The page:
“If you bank at Santander, you receive 5% in your current account up to £2,500 for the first year – so it’s effectively worth £125. We’ve just introduced free use of cash machines in Spain for certain types of current account customers which has gone down very well.”
Other loyalty-inducing offers include zero credit cards, zero current accounts, specifically for mortgage customers, and – importantly in today’s low interest rate environment – access to cash products at 5% or 6%.
6. Invest in the brand:
The bank’s huge Formula One investment has associated it with winning teams. It caused some “light-hearted internal frictions” globally – “the Brazilians love Felippe Massa, the Spanish love Fernando Alonso and, in the UK, we follow Lewis Hamilton – so, when Hamilton was winning there was hell to pay in Madrid, although all that changed in the first race in Bahrain this year as Alonso romped to victory!”
But the investment has paid-off. High street awareness of the Santander name rose from just 20% in 2006 to over 90% last year. And that also encouraged a positive media response about Santander’s strength and stability at a time of marketplace disquiet.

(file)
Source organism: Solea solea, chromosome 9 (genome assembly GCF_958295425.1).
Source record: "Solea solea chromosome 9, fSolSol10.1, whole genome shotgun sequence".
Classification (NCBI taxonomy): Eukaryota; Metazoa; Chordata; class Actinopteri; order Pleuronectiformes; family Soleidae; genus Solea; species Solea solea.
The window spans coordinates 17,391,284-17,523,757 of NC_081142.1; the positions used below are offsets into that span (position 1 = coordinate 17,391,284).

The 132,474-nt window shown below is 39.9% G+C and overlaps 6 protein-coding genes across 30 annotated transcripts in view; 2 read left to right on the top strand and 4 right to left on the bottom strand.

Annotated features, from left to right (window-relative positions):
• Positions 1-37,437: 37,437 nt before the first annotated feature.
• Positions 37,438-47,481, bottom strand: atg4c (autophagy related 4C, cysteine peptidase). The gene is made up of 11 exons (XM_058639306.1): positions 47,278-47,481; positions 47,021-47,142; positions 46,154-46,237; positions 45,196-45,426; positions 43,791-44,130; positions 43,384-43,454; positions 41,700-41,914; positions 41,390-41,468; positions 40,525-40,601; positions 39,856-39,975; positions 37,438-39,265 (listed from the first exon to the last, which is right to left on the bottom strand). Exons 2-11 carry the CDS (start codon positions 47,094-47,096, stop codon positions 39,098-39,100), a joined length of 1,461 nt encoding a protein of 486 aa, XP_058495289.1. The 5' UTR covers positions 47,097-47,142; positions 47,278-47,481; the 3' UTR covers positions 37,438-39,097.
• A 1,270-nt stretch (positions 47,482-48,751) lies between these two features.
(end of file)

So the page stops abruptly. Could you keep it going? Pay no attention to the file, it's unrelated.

7. Pride in the badge:
“You can have your visions, strategies, quick decisions, your ambitions, great products and big TV spend – but if your staff don’t buy into it and don’t deliver, then it’s all a poor investment. “Standards are very important – of dress, behaviour, the way you receive and deal with customers. You spend a lot of your life at work and so you want to enjoy it. That’s the really crucial bit. As one Rotherham colleague says: ‘With all the work beforehand, we’re pumped-up at being Santander!’”
The corporate game-plan
by STEVE PATEMAN Head of Corporate and Commercial Banking, Santander UK
“Financial strength and stability”
Moving to the Santander name was very important for Corporate Banking. In fact, we were one of the first businesses in the UK to take the Santander name once we announced our intention to rebrand Abbey, Alliance & Leicester and Bradford & Bingley in May 2009.